By Terry L. Wilson
According to the dictionary, the definition of racism includes the belief that certain ethnic groups are inferior to others, which supposedly justifies discriminatory behavior. In 1985 Tommy Gilbert, an African-American police officer in Oakland, California, and a part-time kajukenbo instructor, ran up against just such an attitude as he searched for a location for a new school. He found the perfect building in an ideal spot — which is when the trouble began.
Tommy Gilbert inquired about renting the facility and came face to face with a woman whose photo could have accompanied any dictionary’s definition of the word “racism.”
“Back in 1985 and ’86, my dad was teaching in the backyard of our home,” said Damon Gilbert, Tommy Gilbert’s son. “As the classes grew, Dad started looking for a storefront to open a school. The area he was looking in was San Leandro, California. It was a very nice, diverse area.
“Dad saw this empty building that had a ‘for rent’ sign in the window. An older white lady owned the building. Now, she had no idea my father was a police officer because he wasn’t in uniform, and Dad never brought it up. He just told her he was a business owner and wanted to start a martial arts school, then asked if she would be interested in renting the space to him.
“After a short conversation, the lady told him that the place wasn’t for sale or rent and that they were going to take the sign down. Dad said, ‘OK, no big deal,’ and walked away.”
A month went by, and Tommy Gilbert noticed that the sign was still up and the place was still empty. “So he asked one of our Caucasian students to go over to the building to see if that property was still available,” Damon said.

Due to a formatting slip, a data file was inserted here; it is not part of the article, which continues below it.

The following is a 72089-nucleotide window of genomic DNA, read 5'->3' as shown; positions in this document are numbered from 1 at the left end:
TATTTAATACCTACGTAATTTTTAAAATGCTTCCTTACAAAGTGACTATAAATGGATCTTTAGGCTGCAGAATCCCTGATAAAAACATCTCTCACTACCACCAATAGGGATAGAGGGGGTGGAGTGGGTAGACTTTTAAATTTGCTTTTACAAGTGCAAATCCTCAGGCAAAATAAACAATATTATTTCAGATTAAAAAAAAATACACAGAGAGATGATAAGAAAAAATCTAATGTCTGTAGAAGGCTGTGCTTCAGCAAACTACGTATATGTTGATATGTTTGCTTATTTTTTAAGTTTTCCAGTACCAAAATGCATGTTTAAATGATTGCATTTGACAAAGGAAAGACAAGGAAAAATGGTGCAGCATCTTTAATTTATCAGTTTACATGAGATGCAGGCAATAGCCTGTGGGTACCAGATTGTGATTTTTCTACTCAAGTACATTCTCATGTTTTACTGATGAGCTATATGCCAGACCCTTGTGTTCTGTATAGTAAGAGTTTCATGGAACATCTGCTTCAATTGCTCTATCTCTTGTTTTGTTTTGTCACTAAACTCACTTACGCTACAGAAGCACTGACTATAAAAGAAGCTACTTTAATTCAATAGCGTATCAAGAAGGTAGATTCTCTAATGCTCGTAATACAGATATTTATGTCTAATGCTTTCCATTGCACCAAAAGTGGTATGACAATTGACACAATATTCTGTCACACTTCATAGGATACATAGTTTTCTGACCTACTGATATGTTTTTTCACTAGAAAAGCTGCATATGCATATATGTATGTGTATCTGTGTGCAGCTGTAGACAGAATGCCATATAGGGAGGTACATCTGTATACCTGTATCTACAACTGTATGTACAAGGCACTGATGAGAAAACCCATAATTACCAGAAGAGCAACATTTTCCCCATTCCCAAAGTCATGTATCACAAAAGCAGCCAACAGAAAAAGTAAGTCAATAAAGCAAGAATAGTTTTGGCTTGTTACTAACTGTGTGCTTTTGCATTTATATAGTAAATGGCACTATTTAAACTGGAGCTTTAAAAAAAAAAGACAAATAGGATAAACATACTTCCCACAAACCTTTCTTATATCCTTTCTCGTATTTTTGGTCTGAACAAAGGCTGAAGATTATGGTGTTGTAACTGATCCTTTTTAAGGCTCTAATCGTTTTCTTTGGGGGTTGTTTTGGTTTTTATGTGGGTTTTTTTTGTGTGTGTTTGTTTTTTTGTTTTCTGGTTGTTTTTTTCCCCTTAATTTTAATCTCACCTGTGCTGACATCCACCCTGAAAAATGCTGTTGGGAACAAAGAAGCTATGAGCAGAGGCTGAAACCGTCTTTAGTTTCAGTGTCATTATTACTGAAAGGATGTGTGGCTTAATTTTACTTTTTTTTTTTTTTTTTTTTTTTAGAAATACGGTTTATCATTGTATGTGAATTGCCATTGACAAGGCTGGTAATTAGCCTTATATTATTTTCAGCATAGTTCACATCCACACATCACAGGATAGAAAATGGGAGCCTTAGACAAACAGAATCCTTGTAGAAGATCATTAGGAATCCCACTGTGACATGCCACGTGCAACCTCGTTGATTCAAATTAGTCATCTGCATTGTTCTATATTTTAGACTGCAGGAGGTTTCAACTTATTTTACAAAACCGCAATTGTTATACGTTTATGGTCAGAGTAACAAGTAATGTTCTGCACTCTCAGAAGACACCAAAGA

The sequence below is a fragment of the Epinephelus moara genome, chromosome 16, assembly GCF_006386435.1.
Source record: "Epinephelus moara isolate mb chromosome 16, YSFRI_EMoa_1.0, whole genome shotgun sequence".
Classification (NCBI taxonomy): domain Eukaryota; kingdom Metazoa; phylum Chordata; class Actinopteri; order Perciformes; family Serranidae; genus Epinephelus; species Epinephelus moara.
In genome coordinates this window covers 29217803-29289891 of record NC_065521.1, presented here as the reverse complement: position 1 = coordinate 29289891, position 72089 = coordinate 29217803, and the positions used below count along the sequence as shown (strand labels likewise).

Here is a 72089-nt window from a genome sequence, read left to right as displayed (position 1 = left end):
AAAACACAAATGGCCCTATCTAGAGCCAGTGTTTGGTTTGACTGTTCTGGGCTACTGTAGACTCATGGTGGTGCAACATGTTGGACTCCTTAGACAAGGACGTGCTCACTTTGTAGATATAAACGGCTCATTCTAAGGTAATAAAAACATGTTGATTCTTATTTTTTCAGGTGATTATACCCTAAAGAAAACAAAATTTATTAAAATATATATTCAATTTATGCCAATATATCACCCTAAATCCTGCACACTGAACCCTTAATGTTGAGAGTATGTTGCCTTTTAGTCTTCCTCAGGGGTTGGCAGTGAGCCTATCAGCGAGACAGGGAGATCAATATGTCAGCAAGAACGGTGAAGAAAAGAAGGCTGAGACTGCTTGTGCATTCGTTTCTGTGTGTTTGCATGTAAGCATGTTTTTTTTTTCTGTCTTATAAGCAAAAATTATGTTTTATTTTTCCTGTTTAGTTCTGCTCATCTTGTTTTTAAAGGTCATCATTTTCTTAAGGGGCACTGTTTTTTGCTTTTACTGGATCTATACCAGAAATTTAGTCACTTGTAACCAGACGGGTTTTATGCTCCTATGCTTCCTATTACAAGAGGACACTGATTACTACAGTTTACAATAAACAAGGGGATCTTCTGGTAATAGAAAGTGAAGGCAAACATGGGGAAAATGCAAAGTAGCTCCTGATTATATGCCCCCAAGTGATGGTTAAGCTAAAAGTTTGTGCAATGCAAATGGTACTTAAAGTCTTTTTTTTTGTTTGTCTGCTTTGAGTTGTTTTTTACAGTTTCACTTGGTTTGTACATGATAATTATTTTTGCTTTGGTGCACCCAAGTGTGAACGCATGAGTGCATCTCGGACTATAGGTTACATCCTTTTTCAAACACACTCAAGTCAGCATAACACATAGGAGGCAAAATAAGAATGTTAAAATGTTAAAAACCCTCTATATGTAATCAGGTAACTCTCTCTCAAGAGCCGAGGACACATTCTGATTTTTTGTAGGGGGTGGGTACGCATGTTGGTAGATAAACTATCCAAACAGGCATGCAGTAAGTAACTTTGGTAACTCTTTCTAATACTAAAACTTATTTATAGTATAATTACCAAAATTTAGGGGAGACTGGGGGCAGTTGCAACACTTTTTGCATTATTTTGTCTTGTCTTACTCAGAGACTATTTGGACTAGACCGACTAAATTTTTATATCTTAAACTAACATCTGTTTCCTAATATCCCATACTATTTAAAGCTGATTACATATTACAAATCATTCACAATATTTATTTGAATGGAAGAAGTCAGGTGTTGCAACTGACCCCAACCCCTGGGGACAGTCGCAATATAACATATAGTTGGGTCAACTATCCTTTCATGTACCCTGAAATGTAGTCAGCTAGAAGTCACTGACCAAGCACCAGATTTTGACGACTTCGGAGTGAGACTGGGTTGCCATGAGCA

Following a short conversation with the woman, the student left with the rental information in hand — including a lease agreement. Clearly, her actions were racially motivated. It wasn’t that she didn’t want a martial arts school operating in her building; she didn’t want to a black-owned martial arts school there.
“My dad just said, ‘Screw it! We’re gonna go with it anyway,’” Damon said. “So we ended up getting that spot because of our white student. Our student technically was on all the paperwork because that was the only way we were going to get the spot, but it was my dad’s school.
“She would occasionally come around, so we kept our student as the face of the business with my dad running it, and she never put two and two together. At the end of our five-year lease, we moved to a new location and never looked back.”
Dealing With Stereotypes
Not all racial issues are so easily sidestepped, however, especially when they affect life inside the dojo.
In 1996, while working as a police officer in Oakland, Damon assumed the role of owner/head instructor of that new kajukenbo school. Being a second-generation leader of a thriving martial arts business, he didn’t face the same problems his father had dealt with, but racially motivated obstacles still cropped up.
“At our new location, we turned out nine world champions, and we worked tirelessly to help other business owners and individuals and, in the process, became respected as a pillar of the community,” Damon recalled. “But with that said, initially we suffered challenges dealing with stereotypes.”
Short history lesson: Before the United States had a martial arts school on virtually every street corner, it was commonly believed that only a person who hailed from an art’s country of origin could teach that art properly. For example, only a Japanese national — preferably, a male — would be able to teach karate and all its nuances. Nothing could be further from the truth, however.
These days, dismissing an instructor’s skill based on his or her country of origin is considered racism. At the time, though, it was often viewed as stereotyping.
“As a business owner, I have had people come in and see me, an African-American instructor, and I knew they were thinking that a martial arts instructor should be Japanese, Korean or Chinese,” Damon said. “Sometimes they would ask, ‘Who’s the owner?’ When I showed them a picture of myself or my dad, they walked out without even wanting any more information.”